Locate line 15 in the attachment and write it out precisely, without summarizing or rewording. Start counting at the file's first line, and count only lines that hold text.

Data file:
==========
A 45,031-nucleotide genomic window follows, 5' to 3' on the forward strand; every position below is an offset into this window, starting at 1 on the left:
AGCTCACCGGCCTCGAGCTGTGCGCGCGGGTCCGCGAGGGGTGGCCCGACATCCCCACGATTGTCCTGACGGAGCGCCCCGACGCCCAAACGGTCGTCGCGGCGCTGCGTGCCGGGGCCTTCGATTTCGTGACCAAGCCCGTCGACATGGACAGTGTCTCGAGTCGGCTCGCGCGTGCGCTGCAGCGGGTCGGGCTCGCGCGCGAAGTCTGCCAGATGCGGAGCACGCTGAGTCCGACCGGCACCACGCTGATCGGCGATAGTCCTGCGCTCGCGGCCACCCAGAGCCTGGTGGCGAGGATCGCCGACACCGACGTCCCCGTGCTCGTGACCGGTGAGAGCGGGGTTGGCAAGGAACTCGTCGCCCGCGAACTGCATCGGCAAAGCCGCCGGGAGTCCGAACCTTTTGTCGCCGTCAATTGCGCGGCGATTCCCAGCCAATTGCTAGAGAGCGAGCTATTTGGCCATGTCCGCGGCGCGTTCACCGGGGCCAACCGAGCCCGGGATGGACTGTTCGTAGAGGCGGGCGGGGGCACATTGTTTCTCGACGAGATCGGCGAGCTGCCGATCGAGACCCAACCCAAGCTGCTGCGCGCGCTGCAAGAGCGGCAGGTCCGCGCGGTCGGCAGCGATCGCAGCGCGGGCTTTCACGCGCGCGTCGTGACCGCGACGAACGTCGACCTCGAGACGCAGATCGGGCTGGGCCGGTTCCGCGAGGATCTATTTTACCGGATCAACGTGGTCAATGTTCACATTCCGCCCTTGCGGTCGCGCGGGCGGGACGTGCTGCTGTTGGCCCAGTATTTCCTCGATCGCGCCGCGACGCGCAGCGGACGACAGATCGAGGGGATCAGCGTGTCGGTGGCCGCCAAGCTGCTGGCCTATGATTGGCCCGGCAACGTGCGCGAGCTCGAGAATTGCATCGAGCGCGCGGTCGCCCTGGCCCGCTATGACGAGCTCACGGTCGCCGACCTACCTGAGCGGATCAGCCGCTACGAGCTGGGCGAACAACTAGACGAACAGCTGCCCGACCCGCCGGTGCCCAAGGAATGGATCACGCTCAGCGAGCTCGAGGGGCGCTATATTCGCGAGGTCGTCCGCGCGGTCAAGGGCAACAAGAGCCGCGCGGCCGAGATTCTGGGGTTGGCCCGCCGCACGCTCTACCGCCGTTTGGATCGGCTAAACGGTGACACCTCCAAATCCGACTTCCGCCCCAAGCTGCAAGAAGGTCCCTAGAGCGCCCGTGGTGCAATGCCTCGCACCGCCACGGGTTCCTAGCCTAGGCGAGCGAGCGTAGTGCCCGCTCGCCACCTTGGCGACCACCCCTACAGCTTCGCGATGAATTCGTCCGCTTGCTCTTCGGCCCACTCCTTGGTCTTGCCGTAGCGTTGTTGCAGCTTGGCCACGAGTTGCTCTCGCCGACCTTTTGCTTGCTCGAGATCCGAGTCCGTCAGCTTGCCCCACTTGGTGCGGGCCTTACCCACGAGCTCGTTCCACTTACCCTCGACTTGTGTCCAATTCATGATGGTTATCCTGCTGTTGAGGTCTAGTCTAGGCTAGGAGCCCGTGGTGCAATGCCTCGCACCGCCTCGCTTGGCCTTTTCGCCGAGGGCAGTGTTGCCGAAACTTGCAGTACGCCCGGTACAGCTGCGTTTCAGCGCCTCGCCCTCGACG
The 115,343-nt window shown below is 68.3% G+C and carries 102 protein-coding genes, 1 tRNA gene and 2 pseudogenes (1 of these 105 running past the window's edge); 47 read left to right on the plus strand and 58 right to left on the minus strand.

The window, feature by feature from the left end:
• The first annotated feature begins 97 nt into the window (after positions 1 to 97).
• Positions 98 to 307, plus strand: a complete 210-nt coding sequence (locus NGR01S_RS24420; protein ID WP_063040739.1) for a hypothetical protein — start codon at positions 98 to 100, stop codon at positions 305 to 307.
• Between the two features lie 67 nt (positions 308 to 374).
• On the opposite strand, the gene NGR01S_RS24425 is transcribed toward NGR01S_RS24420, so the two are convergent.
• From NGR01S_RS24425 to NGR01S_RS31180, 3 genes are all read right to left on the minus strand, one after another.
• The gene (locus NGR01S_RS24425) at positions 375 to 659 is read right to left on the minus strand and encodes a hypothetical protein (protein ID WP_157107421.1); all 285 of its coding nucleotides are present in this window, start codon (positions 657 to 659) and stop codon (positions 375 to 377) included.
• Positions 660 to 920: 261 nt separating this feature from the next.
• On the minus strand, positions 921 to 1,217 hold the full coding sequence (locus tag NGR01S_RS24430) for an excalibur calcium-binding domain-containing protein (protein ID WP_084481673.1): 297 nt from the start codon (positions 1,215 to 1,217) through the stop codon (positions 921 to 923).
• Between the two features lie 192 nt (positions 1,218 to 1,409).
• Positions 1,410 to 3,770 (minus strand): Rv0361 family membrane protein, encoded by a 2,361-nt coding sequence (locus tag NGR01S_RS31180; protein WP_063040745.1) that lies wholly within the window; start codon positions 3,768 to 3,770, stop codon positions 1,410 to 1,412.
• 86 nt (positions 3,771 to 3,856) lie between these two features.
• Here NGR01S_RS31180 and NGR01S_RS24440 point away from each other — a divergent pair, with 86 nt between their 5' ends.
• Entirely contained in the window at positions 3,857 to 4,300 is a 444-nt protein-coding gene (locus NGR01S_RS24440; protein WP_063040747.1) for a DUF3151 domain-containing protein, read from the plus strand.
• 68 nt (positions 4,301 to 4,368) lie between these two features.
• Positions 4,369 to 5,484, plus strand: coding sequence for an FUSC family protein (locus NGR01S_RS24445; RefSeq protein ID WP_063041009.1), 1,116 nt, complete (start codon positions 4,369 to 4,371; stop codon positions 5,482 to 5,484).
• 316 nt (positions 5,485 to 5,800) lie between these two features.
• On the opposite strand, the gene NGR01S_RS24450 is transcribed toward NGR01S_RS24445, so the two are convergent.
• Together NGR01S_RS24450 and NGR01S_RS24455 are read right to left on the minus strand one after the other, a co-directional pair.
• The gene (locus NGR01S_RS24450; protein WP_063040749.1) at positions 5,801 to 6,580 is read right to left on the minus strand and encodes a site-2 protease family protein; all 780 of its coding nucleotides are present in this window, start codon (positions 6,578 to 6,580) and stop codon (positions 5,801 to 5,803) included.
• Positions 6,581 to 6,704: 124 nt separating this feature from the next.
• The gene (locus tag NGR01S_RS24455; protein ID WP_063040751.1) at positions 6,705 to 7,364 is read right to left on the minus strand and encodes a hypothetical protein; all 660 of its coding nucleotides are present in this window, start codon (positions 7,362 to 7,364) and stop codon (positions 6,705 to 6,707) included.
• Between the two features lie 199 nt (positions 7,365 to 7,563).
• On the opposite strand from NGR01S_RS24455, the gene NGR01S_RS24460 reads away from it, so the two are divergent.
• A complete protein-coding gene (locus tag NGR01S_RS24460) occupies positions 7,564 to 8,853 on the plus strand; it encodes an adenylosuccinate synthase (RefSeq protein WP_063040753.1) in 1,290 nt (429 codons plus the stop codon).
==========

• 86 nt (positions 3,771 to 3,856) lie between these two features.